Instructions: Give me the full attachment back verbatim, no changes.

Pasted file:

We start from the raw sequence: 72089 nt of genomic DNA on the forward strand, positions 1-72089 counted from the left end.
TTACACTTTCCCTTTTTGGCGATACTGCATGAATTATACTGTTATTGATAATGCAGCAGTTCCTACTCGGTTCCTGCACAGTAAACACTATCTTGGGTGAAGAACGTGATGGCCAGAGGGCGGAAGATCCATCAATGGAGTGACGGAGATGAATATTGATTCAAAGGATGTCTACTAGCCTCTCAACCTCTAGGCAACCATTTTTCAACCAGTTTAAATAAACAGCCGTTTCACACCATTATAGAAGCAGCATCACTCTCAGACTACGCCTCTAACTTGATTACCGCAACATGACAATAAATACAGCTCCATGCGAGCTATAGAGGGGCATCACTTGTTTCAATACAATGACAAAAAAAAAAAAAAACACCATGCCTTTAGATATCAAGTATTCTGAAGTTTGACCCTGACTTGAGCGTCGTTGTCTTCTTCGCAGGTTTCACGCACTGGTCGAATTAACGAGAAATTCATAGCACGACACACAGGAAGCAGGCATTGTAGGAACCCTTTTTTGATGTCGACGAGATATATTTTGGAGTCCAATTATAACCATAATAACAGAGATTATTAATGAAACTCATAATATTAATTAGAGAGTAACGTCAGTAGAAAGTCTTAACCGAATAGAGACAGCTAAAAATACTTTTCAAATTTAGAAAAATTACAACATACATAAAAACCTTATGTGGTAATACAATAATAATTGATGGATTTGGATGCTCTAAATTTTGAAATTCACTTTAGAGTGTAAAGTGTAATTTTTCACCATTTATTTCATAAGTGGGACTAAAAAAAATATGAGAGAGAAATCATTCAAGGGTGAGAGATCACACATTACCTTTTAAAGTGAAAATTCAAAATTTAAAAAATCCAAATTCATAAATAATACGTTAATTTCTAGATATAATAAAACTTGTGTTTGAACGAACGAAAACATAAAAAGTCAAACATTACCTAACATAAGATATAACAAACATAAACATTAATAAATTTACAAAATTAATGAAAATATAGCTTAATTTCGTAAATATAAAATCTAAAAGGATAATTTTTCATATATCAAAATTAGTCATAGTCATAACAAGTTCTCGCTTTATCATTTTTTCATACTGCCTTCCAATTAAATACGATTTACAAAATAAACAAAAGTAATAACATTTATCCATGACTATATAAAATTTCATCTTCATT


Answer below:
We start from the raw sequence: 72089 nt of genomic DNA on the forward strand, positions 1-72089 counted from the left end.
TTACACTTTCCCTTTTTGGCGATACTGCATGAATTATACTGTTATTGATAATGCAGCAGTTCCTACTCGGTTCCTGCACAGTAAACACTATCTTGGGTGAAGAACGTGATGGCCAGAGGGCGGAAGATCCATCAATGGAGTGACGGAGATGAATATTGATTCAAAGGATGTCTACTAGCCTCTCAACCTCTAGGCAACCATTTTTCAACCAGTTTAAATAAACAGCCGTTTCACACCATTATAGAAGCAGCATCACTCTCAGACTACGCCTCTAACTTGATTACCGCAACATGACAATAAATACAGCTCCATGCGAGCTATAGAGGGGCATCACTTGTTTCAATACAATGACAAAAAAAAAAAAAAACACCATGCCTTTAGATATCAAGTATTCTGAAGTTTGACCCTGACTTGAGCGTCGTTGTCTTCTTCGCAGGTTTCACGCACTGGTCGAATTAACGAGAAATTCATAGCACGACACACAGGAAGCAGGCATTGTAGGAACCCTTTTTTGATGTCGACGAGATATATTTTGGAGTCCAATTATAACCATAATAACAGAGATTATTAATGAAACTCATAATATTAATTAGAGAGTAACGTCAGTAGAAAGTCTTAACCGAATAGAGACAGCTAAAAATACTTTTCAAATTTAGAAAAATTACAACATACATAAAAACCTTATGTGGTAATACAATAATAATTGATGGATTTGGATGCTCTAAATTTTGAAATTCACTTTAGAGTGTAAAGTGTAATTTTTCACCATTTATTTCATAAGTGGGACTAAAAAAAATATGAGAGAGAAATCATTCAAGGGTGAGAGATCACACATTACCTTTTAAAGTGAAAATTCAAAATTTAAAAAATCCAAATTCATAAATAATACGTTAATTTCTAGATATAATAAAACTTGTGTTTGAACGAACGAAAACATAAAAAGTCAAACATTACCTAACATAAGATATAACAAACATAAACATTAATAAATTTACAAAATTAATGAAAATATAGCTTAATTTCGTAAATATAAAATCTAAAAGGATAATTTTTCATATATCAAAATTAGTCATAGTCATAACAAGTTCTCGCTTTATCATTTTTTCATACTGCCTTCCAATTAAATACGATTTACAAAATAAACAAAAGTAATAACATTTATCCATGACTATATAAAATTTCATCTTCATT